Not really. It's a bit long, but you should see what a US visa application for Global South citizens looks like. In comparison, piece of cake. Could some of the questions be deemed intrusive? Possibly, indeed. It doesn't make the application process "difficult" – in and of itself the application is straightforward. Let's not confuse things here.

The issue with the slots is real, but, if you are really interested in visiting China, which I can only commend and recommend, I would advise you to do it in Hong Kong, which probably has the biggest Visa Centre, and accepts non-residents.

Have a look at the slots there (I recommend you pick as early a slot as possible, 9 am being the best, and arrive 40 mn before that). With a bit of luck you can be done in 40 minutes.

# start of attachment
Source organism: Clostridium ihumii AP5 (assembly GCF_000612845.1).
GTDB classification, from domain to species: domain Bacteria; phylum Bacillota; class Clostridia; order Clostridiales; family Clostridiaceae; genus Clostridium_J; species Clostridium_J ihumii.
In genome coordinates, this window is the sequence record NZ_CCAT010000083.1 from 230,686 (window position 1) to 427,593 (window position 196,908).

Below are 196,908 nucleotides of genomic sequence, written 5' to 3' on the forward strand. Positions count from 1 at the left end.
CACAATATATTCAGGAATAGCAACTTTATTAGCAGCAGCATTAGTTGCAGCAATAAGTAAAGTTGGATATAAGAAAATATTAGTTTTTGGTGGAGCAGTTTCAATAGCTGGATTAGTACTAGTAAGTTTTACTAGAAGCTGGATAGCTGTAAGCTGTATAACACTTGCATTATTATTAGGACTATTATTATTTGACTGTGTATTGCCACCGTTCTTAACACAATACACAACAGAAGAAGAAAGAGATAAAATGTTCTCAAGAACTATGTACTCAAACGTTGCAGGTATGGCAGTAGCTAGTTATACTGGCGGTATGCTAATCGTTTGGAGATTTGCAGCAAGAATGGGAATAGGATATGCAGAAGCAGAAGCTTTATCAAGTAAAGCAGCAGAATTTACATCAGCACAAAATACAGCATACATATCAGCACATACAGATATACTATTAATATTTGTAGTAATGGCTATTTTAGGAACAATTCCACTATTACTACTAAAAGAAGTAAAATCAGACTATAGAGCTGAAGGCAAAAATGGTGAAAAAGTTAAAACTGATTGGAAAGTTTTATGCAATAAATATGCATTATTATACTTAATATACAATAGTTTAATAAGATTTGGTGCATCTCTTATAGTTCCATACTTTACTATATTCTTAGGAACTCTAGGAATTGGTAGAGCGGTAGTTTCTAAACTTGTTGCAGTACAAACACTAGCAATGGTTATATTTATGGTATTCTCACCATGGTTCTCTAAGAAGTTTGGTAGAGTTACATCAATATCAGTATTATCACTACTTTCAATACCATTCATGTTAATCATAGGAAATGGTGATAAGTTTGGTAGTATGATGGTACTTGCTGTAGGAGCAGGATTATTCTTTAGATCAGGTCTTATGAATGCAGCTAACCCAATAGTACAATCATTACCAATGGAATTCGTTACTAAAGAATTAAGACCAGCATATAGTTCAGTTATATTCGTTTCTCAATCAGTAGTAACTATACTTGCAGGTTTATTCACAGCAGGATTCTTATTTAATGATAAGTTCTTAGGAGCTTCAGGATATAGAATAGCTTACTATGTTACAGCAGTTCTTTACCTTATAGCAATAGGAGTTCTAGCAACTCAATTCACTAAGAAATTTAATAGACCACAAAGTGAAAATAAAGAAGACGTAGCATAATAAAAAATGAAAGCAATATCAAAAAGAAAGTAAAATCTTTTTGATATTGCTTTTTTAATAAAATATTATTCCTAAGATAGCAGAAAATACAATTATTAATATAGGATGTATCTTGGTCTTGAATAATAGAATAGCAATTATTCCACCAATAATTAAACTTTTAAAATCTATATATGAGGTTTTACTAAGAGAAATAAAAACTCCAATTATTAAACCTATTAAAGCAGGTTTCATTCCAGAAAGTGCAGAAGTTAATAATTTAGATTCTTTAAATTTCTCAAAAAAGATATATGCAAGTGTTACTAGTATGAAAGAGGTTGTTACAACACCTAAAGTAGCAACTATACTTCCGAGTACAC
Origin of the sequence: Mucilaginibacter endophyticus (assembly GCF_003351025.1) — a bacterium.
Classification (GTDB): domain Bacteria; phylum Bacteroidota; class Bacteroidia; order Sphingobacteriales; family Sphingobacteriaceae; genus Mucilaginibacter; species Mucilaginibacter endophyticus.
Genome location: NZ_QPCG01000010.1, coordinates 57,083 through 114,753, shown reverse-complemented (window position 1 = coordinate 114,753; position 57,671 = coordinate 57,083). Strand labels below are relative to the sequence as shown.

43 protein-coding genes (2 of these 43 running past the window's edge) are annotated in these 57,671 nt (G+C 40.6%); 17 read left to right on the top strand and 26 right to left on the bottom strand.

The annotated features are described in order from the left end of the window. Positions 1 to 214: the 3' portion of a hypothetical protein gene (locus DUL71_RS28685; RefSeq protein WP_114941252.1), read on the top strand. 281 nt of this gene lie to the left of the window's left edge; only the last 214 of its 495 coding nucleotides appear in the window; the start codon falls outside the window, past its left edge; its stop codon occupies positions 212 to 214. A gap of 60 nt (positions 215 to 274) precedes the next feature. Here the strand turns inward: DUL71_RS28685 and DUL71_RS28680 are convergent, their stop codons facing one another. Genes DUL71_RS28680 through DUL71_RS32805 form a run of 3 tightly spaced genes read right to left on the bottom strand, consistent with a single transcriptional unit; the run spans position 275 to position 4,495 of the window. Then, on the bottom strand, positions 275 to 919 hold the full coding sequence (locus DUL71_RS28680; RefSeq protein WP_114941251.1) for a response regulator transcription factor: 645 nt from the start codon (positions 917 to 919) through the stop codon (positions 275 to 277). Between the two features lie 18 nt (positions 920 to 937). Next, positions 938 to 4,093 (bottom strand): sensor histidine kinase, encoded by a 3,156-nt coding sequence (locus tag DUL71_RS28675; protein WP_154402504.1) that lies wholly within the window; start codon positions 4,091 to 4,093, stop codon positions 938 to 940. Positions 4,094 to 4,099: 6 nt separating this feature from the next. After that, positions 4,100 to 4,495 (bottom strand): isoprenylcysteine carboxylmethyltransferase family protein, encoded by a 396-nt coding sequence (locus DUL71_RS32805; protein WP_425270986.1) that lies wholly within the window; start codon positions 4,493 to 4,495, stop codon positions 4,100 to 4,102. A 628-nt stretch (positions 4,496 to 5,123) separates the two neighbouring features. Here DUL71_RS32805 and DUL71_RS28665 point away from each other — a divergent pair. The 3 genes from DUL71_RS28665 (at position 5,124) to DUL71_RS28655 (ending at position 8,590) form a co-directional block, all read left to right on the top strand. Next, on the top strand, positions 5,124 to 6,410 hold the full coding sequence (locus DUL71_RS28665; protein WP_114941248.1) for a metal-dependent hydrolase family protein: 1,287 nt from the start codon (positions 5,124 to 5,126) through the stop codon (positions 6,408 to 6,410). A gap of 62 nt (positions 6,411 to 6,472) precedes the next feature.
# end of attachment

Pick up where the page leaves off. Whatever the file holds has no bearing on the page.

You don't have to apply a month in advance - the day I received my visa, indeed on the 4th business day, I went right away to Shenzhen.

Screenshot of the appointment slots for September 2023

As you can see here, there are plenty of slots available in September, and even at 9 am. Go for it!

As for leaving your passport with Chinese authorities for 4 days, you shouldn't worry. They are very well organized, at least in HK, and they handle 100s of them every day.

I would recommend to take a photo of your passport ID page, and the Immigration receipt you get when entering HK, plus the visa application receipt - which will prove your passport is with the Chinese authorities, in case Police asks for your ID: it is compulsory to carry ID in HK at all times, although I've never been asked in 16 years.


The Chinese government has announced a simplification of the application form. This should make things even easier.